The Salisbury and Winchester Journal Monday January 14th 1833
George Wolfe a lad, for stealing two pigs from the New Forest, which he sold at Romsey
fair, on the 8th. November last, was sentenced to 3 days further imprisonment, and
publicly whipped in the market place.
The Salisbury and Winchester Journal Monday February 11th. 1833
Committed to the county gaol Sat. Feb. 2nd. 1833. Robert Waterman and Thomas Bunce,
for assaulting, at the parish of Hurstbourne Priors, one Isaac Tanter, and feloniously
stealing from his person a pair of leather boots, a bottle of rum, two ounces of
tea, and two ounces of tobacco.
(Saturday March 2nd. Waterman and Bunce acquitted)
The Salisbury and Winchester Journal Monday December 28th. 1835
An inquest was taken by Mr. Todd, on Monday last at Upham, on view of the body of
Charles Churcher, an inhabitant of that parish, who died in consequence of injuries
received in a fight with George Hancock, a young man also residing at Upham, on the
evening of Thursday, the 10th. Inst. The contest ensued upon a quarrel which took
place at a public house in the village from whence the parties adjoined to a neighbouring
field, to “Fight it out “. The battle was of a very short duration, scarcely a blow
was struck on either side, but the deceased was twice thrown to the ground with great
violence, Hancock each time falling upon him, and although he did not first appear
to have received any serious injury, he was too ill to go to work on the following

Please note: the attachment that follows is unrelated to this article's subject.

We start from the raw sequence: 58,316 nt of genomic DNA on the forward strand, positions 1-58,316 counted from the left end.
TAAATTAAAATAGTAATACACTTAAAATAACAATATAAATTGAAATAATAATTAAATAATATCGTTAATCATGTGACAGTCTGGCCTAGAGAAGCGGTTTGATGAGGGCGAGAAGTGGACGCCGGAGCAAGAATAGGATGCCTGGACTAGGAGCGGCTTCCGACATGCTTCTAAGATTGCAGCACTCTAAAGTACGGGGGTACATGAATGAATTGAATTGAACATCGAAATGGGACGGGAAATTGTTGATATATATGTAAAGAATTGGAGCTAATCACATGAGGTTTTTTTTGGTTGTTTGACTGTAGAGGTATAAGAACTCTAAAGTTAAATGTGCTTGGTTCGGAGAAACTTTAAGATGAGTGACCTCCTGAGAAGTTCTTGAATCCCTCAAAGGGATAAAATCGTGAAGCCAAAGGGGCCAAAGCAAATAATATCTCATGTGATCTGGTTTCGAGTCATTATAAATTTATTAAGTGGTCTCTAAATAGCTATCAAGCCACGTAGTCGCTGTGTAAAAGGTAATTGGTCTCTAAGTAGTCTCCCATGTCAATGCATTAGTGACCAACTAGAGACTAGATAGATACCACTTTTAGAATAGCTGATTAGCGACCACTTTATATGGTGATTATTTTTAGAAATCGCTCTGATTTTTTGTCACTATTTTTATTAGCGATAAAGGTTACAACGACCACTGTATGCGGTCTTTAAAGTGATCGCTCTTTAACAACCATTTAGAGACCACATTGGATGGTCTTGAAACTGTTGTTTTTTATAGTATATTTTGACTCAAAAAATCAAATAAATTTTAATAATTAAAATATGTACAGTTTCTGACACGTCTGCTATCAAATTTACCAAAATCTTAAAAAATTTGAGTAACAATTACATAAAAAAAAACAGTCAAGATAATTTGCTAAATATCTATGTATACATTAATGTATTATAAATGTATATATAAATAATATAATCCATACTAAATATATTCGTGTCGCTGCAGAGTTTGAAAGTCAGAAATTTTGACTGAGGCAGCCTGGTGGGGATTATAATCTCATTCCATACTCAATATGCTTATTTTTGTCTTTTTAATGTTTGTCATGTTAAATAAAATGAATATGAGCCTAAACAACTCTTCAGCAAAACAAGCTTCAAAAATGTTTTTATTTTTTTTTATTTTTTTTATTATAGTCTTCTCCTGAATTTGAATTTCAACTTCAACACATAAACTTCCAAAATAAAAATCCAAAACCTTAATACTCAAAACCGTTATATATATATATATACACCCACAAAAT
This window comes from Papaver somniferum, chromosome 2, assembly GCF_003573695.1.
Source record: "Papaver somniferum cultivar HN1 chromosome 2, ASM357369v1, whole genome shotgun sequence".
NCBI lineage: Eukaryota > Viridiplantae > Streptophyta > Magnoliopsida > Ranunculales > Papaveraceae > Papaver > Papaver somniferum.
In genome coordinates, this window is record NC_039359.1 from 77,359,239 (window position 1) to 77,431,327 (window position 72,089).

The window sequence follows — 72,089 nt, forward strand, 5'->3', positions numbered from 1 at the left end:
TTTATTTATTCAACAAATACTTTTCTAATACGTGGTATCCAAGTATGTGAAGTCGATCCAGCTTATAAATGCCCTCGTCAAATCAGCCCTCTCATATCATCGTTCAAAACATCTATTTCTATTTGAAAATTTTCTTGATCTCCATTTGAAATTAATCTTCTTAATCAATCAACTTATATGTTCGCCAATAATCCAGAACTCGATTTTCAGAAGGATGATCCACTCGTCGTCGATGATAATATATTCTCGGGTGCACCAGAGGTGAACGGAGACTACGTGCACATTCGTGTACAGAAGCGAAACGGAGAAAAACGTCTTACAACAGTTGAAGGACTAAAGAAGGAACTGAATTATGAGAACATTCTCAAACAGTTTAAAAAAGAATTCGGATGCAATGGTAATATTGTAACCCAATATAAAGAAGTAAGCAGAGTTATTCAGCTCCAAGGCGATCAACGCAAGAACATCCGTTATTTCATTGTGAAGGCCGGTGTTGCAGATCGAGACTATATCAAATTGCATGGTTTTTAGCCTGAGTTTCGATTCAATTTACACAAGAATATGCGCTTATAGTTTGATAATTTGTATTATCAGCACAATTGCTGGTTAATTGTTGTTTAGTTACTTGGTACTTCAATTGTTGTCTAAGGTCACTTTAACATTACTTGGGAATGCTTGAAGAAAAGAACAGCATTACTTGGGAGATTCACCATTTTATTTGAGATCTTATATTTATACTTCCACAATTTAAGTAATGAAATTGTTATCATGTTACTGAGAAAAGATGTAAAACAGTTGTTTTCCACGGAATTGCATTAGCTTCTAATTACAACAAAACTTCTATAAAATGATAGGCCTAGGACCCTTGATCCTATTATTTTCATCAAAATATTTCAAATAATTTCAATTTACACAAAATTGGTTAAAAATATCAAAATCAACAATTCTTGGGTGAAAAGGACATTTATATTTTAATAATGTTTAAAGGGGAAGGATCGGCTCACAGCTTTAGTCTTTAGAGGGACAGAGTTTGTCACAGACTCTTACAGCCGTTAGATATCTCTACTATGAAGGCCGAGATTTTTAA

day, and gradually became worse till Saturday afternoon, when he fell into a state
of insensibility, and shortly afterwards expired. Upon opening his head, an extensive
extravasation of blood was found upon the brain, immediately under a contusion upon
the right temple, sufficiently accounting for his death.
A verdict of “Manslaughter” was returned against George Hancock, the principal, and
Thomas Cooper and James Pearce, the two seconds, who were immediately committed for
trial at the next Assizes.
Committed for trial – charged with George Hancock, for killing and slaying, at Upham,
one Charles Churcher, and Jas. Pearce and Thomas Cooper, for aiding and abetting
the said George Hancock.
The Devizes and Winchester Gazette Monday January 18th. 1833
An inquest was last week held at Hurstbourne Tarrant, between Andover and Newbury, on view of the body of a woman unknown, who had been travelling as the wife of William Rose, a pedlar and itinerant dealer
in spice, well known in the neighbourhood. The following is an abridgement of the material parts of the evidence: - Ann Warwick, a labourer's wife, deposed that Wm.Rose came to their cottage for assistance
at about 10 o'clock last Friday evening, the 1st of November, stating "that he had got a woman very ill up in the lane, and that he supposed she had fits, as she was almost mad, and he thought she had breathed her last." Rose appearing sober and sensible at that time, witness called a young man out of the stable, and hastened with him and Rose to the spot, being the corner of a lane called Locksdrove, about 300 yards from Warwick's cottage. There they found the body of the deceased woman, lying on her back, quite dead, with no bonnet or cap on her head, no shoes on her feet, her hair disordered, and marks of violence on her hands and face.
- Witness directly called further assistance, and the body being removed, a quantity of blood was discovered on the ground beneath it.